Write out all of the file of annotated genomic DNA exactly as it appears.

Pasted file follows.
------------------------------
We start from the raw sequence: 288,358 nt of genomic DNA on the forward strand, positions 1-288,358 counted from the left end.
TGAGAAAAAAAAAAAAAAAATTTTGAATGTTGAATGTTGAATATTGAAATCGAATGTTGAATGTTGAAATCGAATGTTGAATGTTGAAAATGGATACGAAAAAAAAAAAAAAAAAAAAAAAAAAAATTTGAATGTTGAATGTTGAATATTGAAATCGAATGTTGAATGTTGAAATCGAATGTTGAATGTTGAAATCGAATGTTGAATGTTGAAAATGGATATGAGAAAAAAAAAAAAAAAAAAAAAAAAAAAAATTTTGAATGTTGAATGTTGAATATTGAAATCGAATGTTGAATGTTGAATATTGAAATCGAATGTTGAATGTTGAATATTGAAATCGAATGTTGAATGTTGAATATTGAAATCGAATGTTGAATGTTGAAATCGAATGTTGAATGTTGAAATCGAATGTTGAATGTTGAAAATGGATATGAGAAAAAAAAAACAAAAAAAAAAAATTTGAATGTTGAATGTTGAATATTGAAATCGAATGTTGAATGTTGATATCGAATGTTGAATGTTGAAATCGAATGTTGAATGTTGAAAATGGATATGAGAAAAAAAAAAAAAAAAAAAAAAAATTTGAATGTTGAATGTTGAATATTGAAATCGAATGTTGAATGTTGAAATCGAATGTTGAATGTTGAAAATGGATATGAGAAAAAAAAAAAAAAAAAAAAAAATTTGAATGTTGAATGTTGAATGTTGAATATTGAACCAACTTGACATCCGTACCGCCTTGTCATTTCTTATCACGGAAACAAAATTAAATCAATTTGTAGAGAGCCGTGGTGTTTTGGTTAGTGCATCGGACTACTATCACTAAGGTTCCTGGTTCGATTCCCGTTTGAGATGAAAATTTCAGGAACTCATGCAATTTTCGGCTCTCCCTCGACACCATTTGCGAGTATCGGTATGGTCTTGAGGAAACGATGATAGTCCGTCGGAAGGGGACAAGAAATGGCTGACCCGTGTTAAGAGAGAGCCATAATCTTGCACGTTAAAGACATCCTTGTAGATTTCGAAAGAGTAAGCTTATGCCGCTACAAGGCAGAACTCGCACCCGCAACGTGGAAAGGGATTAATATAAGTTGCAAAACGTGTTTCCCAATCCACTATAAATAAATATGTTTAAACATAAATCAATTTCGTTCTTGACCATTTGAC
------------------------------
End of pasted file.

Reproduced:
We start from the raw sequence: 288,358 nt of genomic DNA on the forward strand, positions 1-288,358 counted from the left end.
TGAGAAAAAAAAAAAAAAAATTTTGAATGTTGAATGTTGAATATTGAAATCGAATGTTGAATGTTGAAATCGAATGTTGAATGTTGAAAATGGATACGAAAAAAAAAAAAAAAAAAAAAAAAAAAATTTGAATGTTGAATGTTGAATATTGAAATCGAATGTTGAATGTTGAAATCGAATGTTGAATGTTGAAATCGAATGTTGAATGTTGAAAATGGATATGAGAAAAAAAAAAAAAAAAAAAAAAAAAAAAATTTTGAATGTTGAATGTTGAATATTGAAATCGAATGTTGAATGTTGAATATTGAAATCGAATGTTGAATGTTGAATATTGAAATCGAATGTTGAATGTTGAATATTGAAATCGAATGTTGAATGTTGAAATCGAATGTTGAATGTTGAAATCGAATGTTGAATGTTGAAAATGGATATGAGAAAAAAAAAACAAAAAAAAAAAATTTGAATGTTGAATGTTGAATATTGAAATCGAATGTTGAATGTTGATATCGAATGTTGAATGTTGAAATCGAATGTTGAATGTTGAAAATGGATATGAGAAAAAAAAAAAAAAAAAAAAAAAATTTGAATGTTGAATGTTGAATATTGAAATCGAATGTTGAATGTTGAAATCGAATGTTGAATGTTGAAAATGGATATGAGAAAAAAAAAAAAAAAAAAAAAAATTTGAATGTTGAATGTTGAATGTTGAATATTGAACCAACTTGACATCCGTACCGCCTTGTCATTTCTTATCACGGAAACAAAATTAAATCAATTTGTAGAGAGCCGTGGTGTTTTGGTTAGTGCATCGGACTACTATCACTAAGGTTCCTGGTTCGATTCCCGTTTGAGATGAAAATTTCAGGAACTCATGCAATTTTCGGCTCTCCCTCGACACCATTTGCGAGTATCGGTATGGTCTTGAGGAAACGATGATAGTCCGTCGGAAGGGGACAAGAAATGGCTGACCCGTGTTAAGAGAGAGCCATAATCTTGCACGTTAAAGACATCCTTGTAGATTTCGAAAGAGTAAGCTTATGCCGCTACAAGGCAGAACTCGCACCCGCAACGTGGAAAGGGATTAATATAAGTTGCAAAACGTGTTTCCCAATCCACTATAAATAAATATGTTTAAACATAAATCAATTTCGTTCTTGACCATTTGAC